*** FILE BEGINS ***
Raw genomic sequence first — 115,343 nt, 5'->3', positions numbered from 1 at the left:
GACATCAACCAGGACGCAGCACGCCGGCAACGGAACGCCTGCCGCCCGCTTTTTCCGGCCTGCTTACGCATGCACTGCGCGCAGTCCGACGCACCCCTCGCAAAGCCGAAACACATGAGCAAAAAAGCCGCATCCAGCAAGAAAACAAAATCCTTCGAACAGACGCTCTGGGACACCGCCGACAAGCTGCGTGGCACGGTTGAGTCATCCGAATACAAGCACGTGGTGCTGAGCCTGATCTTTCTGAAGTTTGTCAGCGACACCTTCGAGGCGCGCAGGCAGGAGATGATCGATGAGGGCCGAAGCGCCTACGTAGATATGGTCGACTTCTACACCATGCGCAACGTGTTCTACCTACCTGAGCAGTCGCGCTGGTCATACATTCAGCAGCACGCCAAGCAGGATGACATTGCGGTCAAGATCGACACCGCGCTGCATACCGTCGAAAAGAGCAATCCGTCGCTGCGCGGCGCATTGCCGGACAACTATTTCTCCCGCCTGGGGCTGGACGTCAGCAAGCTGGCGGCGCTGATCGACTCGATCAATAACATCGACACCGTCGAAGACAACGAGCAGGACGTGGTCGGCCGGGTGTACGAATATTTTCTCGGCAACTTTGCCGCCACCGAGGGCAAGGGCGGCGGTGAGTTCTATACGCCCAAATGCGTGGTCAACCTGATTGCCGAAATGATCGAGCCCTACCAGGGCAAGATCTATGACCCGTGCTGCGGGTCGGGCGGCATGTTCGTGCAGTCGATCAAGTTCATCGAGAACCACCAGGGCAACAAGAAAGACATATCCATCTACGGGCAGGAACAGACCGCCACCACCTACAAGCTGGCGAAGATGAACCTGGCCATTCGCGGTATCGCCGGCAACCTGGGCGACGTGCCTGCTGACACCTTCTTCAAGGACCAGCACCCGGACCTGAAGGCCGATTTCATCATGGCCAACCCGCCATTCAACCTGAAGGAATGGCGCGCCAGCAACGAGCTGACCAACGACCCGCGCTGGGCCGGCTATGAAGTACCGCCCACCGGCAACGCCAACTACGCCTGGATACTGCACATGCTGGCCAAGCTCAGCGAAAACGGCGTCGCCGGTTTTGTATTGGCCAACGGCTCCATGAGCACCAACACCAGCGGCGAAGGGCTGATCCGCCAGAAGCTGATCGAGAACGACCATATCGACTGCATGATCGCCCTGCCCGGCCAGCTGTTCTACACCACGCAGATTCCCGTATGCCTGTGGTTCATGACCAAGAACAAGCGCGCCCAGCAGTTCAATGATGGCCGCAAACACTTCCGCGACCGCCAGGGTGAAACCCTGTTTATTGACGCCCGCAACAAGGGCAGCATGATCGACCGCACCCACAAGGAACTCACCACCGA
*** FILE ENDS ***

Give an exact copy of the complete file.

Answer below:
Raw genomic sequence first — 115,343 nt, 5'->3', positions numbered from 1 at the left:
GACATCAACCAGGACGCAGCACGCCGGCAACGGAACGCCTGCCGCCCGCTTTTTCCGGCCTGCTTACGCATGCACTGCGCGCAGTCCGACGCACCCCTCGCAAAGCCGAAACACATGAGCAAAAAAGCCGCATCCAGCAAGAAAACAAAATCCTTCGAACAGACGCTCTGGGACACCGCCGACAAGCTGCGTGGCACGGTTGAGTCATCCGAATACAAGCACGTGGTGCTGAGCCTGATCTTTCTGAAGTTTGTCAGCGACACCTTCGAGGCGCGCAGGCAGGAGATGATCGATGAGGGCCGAAGCGCCTACGTAGATATGGTCGACTTCTACACCATGCGCAACGTGTTCTACCTACCTGAGCAGTCGCGCTGGTCATACATTCAGCAGCACGCCAAGCAGGATGACATTGCGGTCAAGATCGACACCGCGCTGCATACCGTCGAAAAGAGCAATCCGTCGCTGCGCGGCGCATTGCCGGACAACTATTTCTCCCGCCTGGGGCTGGACGTCAGCAAGCTGGCGGCGCTGATCGACTCGATCAATAACATCGACACCGTCGAAGACAACGAGCAGGACGTGGTCGGCCGGGTGTACGAATATTTTCTCGGCAACTTTGCCGCCACCGAGGGCAAGGGCGGCGGTGAGTTCTATACGCCCAAATGCGTGGTCAACCTGATTGCCGAAATGATCGAGCCCTACCAGGGCAAGATCTATGACCCGTGCTGCGGGTCGGGCGGCATGTTCGTGCAGTCGATCAAGTTCATCGAGAACCACCAGGGCAACAAGAAAGACATATCCATCTACGGGCAGGAACAGACCGCCACCACCTACAAGCTGGCGAAGATGAACCTGGCCATTCGCGGTATCGCCGGCAACCTGGGCGACGTGCCTGCTGACACCTTCTTCAAGGACCAGCACCCGGACCTGAAGGCCGATTTCATCATGGCCAACCCGCCATTCAACCTGAAGGAATGGCGCGCCAGCAACGAGCTGACCAACGACCCGCGCTGGGCCGGCTATGAAGTACCGCCCACCGGCAACGCCAACTACGCCTGGATACTGCACATGCTGGCCAAGCTCAGCGAAAACGGCGTCGCCGGTTTTGTATTGGCCAACGGCTCCATGAGCACCAACACCAGCGGCGAAGGGCTGATCCGCCAGAAGCTGATCGAGAACGACCATATCGACTGCATGATCGCCCTGCCCGGCCAGCTGTTCTACACCACGCAGATTCCCGTATGCCTGTGGTTCATGACCAAGAACAAGCGCGCCCAGCAGTTCAATGATGGCCGCAAACACTTCCGCGACCGCCAGGGTGAAACCCTGTTTATTGACGCCCGCAACAAGGGCAGCATGATCGACCGCACCCACAAGGAACTCACCACCGA